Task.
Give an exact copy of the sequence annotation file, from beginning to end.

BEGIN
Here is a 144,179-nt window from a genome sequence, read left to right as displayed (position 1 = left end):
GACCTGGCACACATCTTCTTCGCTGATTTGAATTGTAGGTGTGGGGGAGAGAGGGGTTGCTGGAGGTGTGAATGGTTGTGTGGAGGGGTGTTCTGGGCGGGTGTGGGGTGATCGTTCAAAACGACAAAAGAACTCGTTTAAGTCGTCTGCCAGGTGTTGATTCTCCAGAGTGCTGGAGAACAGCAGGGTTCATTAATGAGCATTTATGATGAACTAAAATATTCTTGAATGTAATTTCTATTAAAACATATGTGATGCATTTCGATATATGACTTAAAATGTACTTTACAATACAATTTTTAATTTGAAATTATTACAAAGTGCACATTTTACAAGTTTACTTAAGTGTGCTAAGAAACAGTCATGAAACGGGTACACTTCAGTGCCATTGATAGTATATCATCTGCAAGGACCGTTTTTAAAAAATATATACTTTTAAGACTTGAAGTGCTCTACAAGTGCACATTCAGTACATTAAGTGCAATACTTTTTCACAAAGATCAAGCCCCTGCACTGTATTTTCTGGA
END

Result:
Here is a 144,179-nt window from a genome sequence, read left to right as displayed (position 1 = left end):
GACCTGGCACACATCTTCTTCGCTGATTTGAATTGTAGGTGTGGGGGAGAGAGGGGTTGCTGGAGGTGTGAATGGTTGTGTGGAGGGGTGTTCTGGGCGGGTGTGGGGTGATCGTTCAAAACGACAAAAGAACTCGTTTAAGTCGTCTGCCAGGTGTTGATTCTCCAGAGTGCTGGAGAACAGCAGGGTTCATTAATGAGCATTTATGATGAACTAAAATATTCTTGAATGTAATTTCTATTAAAACATATGTGATGCATTTCGATATATGACTTAAAATGTACTTTACAATACAATTTTTAATTTGAAATTATTACAAAGTGCACATTTTACAAGTTTACTTAAGTGTGCTAAGAAACAGTCATGAAACGGGTACACTTCAGTGCCATTGATAGTATATCATCTGCAAGGACCGTTTTTAAAAAATATATACTTTTAAGACTTGAAGTGCTCTACAAGTGCACATTCAGTACATTAAGTGCAATACTTTTTCACAAAGATCAAGCCCCTGCACTGTATTTTCTGGA